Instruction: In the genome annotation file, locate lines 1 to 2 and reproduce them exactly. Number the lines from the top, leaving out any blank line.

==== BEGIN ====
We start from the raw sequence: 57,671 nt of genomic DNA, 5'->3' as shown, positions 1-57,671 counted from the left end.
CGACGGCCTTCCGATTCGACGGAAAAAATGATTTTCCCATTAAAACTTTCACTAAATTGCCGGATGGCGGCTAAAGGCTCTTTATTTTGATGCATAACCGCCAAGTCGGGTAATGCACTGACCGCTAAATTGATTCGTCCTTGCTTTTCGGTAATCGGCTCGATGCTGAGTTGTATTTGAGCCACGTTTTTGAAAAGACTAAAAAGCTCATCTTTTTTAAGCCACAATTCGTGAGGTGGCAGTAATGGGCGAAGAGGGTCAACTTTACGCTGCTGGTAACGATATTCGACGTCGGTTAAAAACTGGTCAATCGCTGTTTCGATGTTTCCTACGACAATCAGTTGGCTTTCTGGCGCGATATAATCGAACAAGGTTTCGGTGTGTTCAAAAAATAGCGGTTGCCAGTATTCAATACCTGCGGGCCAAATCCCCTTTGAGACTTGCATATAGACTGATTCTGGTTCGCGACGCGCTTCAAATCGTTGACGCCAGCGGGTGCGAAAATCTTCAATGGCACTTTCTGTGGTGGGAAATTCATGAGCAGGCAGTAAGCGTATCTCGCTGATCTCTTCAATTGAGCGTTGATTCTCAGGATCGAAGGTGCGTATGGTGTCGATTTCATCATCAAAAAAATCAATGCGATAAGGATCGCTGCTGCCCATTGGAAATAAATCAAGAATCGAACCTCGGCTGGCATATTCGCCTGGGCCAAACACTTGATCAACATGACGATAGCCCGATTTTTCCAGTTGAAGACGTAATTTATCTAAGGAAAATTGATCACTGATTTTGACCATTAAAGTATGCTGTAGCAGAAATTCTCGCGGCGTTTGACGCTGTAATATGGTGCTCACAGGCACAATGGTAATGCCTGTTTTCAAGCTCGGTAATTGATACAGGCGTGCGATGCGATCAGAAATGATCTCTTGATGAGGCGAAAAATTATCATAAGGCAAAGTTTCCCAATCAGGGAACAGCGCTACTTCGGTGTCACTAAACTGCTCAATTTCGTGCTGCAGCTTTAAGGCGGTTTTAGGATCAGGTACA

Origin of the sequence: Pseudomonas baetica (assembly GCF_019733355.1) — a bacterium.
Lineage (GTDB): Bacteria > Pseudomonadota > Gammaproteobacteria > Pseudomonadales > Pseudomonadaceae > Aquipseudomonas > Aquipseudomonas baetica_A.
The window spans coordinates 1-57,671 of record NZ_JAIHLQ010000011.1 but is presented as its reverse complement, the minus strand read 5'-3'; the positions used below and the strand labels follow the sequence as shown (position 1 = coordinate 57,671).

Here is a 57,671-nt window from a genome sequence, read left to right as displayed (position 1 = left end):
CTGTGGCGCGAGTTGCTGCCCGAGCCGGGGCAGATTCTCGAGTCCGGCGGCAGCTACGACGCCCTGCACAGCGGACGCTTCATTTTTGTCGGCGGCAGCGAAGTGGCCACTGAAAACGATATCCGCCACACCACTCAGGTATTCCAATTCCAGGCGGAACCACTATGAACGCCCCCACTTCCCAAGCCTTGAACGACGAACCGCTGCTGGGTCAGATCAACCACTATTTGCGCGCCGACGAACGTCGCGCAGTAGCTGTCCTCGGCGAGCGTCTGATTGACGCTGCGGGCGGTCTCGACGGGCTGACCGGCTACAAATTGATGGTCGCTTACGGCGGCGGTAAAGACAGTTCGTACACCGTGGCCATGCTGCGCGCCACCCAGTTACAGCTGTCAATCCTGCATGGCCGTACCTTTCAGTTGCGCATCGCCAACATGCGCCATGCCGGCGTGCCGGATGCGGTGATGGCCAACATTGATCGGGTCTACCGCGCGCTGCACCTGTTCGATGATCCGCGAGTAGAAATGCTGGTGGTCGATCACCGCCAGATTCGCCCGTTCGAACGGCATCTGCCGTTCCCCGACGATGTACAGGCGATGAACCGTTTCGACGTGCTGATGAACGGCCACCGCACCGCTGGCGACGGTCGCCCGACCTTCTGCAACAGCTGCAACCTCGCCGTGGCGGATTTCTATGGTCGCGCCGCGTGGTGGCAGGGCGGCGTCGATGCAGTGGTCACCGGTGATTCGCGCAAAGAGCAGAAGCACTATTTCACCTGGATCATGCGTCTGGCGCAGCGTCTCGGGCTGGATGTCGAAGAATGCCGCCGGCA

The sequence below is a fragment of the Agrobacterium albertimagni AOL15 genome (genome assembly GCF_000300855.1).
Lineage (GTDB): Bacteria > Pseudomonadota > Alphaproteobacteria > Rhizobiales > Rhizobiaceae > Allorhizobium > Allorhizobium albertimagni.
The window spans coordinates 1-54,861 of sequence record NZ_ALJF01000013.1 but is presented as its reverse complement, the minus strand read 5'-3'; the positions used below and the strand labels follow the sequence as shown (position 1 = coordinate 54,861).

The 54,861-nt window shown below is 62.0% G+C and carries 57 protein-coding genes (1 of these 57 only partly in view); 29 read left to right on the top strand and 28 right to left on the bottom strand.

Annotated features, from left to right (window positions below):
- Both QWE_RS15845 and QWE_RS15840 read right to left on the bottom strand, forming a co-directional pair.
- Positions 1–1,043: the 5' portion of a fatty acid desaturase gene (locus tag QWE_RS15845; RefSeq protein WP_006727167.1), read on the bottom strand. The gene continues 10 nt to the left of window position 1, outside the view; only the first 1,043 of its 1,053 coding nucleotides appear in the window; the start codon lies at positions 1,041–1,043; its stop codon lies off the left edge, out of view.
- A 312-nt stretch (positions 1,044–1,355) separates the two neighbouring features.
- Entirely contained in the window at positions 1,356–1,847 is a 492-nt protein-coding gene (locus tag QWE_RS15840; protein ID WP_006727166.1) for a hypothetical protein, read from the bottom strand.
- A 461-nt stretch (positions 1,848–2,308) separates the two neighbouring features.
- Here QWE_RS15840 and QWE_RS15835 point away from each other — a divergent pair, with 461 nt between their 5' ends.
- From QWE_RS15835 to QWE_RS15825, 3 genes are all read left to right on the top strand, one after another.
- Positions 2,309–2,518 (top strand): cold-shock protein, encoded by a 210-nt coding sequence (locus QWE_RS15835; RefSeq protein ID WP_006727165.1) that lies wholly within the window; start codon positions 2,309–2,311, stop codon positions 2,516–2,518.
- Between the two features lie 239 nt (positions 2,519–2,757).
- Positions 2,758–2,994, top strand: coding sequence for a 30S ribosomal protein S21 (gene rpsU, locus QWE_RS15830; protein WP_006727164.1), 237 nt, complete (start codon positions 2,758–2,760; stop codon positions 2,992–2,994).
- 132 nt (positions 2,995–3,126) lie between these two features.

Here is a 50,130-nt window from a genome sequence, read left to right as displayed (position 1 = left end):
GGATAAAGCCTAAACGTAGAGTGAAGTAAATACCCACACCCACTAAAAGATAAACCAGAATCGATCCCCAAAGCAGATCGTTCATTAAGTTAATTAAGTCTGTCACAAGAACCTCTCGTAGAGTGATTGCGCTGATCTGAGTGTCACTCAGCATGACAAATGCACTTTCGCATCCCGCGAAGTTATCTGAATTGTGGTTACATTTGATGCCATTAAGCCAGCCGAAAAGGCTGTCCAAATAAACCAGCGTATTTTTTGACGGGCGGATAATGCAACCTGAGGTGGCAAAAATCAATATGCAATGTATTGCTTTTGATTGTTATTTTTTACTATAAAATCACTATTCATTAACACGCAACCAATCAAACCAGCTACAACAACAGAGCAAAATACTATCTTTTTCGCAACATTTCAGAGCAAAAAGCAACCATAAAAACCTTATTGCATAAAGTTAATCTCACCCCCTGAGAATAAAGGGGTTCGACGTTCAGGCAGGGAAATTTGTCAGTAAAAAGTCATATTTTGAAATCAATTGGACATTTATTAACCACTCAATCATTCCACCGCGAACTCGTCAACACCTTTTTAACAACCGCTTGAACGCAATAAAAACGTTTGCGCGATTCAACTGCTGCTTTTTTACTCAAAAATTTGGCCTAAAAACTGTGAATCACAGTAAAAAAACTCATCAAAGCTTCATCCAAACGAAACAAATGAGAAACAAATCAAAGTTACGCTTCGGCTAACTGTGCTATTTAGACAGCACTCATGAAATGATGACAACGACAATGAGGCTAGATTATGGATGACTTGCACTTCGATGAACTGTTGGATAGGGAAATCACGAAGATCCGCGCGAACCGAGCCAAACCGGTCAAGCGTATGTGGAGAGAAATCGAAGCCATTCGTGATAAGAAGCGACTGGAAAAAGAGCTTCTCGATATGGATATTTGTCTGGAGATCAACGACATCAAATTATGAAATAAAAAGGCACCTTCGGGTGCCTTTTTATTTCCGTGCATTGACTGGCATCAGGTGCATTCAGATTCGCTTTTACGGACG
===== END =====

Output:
We start from the raw sequence: 57,671 nt of genomic DNA, 5'->3' as shown, positions 1-57,671 counted from the left end.
CGACGGCCTTCCGATTCGACGGAAAAAATGATTTTCCCATTAAAACTTTCACTAAATTGCCGGATGGCGGCTAAAGGCTCTTTATTTTGATGCATAACCGCCAAGTCGGGTAATGCACTGACCGCTAAATTGATTCGTCCTTGCTTTTCGGTAATCGGCTCGATGCTGAGTTGTATTTGAGCCACGTTTTTGAAAAGACTAAAAAGCTCATCTTTTTTAAGCCACAATTCGTGAGGTGGCAGTAATGGGCGAAGAGGGTCAACTTTACGCTGCTGGTAACGATATTCGACGTCGGTTAAAAACTGGTCAATCGCTGTTTCGATGTTTCCTACGACAATCAGTTGGCTTTCTGGCGCGATATAATCGAACAAGGTTTCGGTGTGTTCAAAAAATAGCGGTTGCCAGTATTCAATACCTGCGGGCCAAATCCCCTTTGAGACTTGCATATAGACTGATTCTGGTTCGCGACGCGCTTCAAATCGTTGACGCCAGCGGGTGCGAAAATCTTCAATGGCACTTTCTGTGGTGGGAAATTCATGAGCAGGCAGTAAGCGTATCTCGCTGATCTCTTCAATTGAGCGTTGATTCTCAGGATCGAAGGTGCGTATGGTGTCGATTTCATCATCAAAAAAATCAATGCGATAAGGATCGCTGCTGCCCATTGGAAATAAATCAAGAATCGAACCTCGGCTGGCATATTCGCCTGGGCCAAACACTTGATCAACATGACGATAGCCCGATTTTTCCAGTTGAAGACGTAATTTATCTAAGGAAAATTGATCACTGATTTTGACCATTAAAGTATGCTGTAGCAGAAATTCTCGCGGCGTTTGACGCTGTAATATGGTGCTCACAGGCACAATGGTAATGCCTGTTTTCAAGCTCGGTAATTGATACAGGCGTGCGATGCGATCAGAAATGATCTCTTGATGAGGCGAAAAATTATCATAAGGCAAAGTTTCCCAATCAGGGAACAGCGCTACTTCGGTGTCACTAAACTGCTCAATTTCGTGCTGCAGCTTTAAGGCGGTTTTAGGATCAGGTACA